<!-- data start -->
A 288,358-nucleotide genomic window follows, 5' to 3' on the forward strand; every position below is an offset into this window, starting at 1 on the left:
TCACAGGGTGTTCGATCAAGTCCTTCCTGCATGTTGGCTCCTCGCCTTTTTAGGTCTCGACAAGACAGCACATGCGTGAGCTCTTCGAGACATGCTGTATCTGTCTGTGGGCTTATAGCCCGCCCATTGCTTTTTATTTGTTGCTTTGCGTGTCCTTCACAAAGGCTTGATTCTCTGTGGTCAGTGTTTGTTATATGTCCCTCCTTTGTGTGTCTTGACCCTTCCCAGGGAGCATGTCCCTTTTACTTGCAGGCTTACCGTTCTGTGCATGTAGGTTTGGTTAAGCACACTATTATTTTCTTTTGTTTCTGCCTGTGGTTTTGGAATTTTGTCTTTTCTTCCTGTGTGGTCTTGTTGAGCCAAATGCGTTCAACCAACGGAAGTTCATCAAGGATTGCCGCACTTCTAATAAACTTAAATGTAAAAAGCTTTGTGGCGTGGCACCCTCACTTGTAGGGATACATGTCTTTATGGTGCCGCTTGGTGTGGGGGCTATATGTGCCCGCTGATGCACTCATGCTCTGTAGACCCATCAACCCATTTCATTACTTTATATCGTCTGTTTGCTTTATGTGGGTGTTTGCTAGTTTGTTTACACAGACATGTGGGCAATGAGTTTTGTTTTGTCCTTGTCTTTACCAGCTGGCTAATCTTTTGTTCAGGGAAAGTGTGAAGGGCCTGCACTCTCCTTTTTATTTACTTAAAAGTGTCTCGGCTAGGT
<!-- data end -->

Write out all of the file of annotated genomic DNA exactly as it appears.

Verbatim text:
A 288,358-nucleotide genomic window follows, 5' to 3' on the forward strand; every position below is an offset into this window, starting at 1 on the left:
TCACAGGGTGTTCGATCAAGTCCTTCCTGCATGTTGGCTCCTCGCCTTTTTAGGTCTCGACAAGACAGCACATGCGTGAGCTCTTCGAGACATGCTGTATCTGTCTGTGGGCTTATAGCCCGCCCATTGCTTTTTATTTGTTGCTTTGCGTGTCCTTCACAAAGGCTTGATTCTCTGTGGTCAGTGTTTGTTATATGTCCCTCCTTTGTGTGTCTTGACCCTTCCCAGGGAGCATGTCCCTTTTACTTGCAGGCTTACCGTTCTGTGCATGTAGGTTTGGTTAAGCACACTATTATTTTCTTTTGTTTCTGCCTGTGGTTTTGGAATTTTGTCTTTTCTTCCTGTGTGGTCTTGTTGAGCCAAATGCGTTCAACCAACGGAAGTTCATCAAGGATTGCCGCACTTCTAATAAACTTAAATGTAAAAAGCTTTGTGGCGTGGCACCCTCACTTGTAGGGATACATGTCTTTATGGTGCCGCTTGGTGTGGGGGCTATATGTGCCCGCTGATGCACTCATGCTCTGTAGACCCATCAACCCATTTCATTACTTTATATCGTCTGTTTGCTTTATGTGGGTGTTTGCTAGTTTGTTTACACAGACATGTGGGCAATGAGTTTTGTTTTGTCCTTGTCTTTACCAGCTGGCTAATCTTTTGTTCAGGGAAAGTGTGAAGGGCCTGCACTCTCCTTTTTATTTACTTAAAAGTGTCTCGGCTAGGT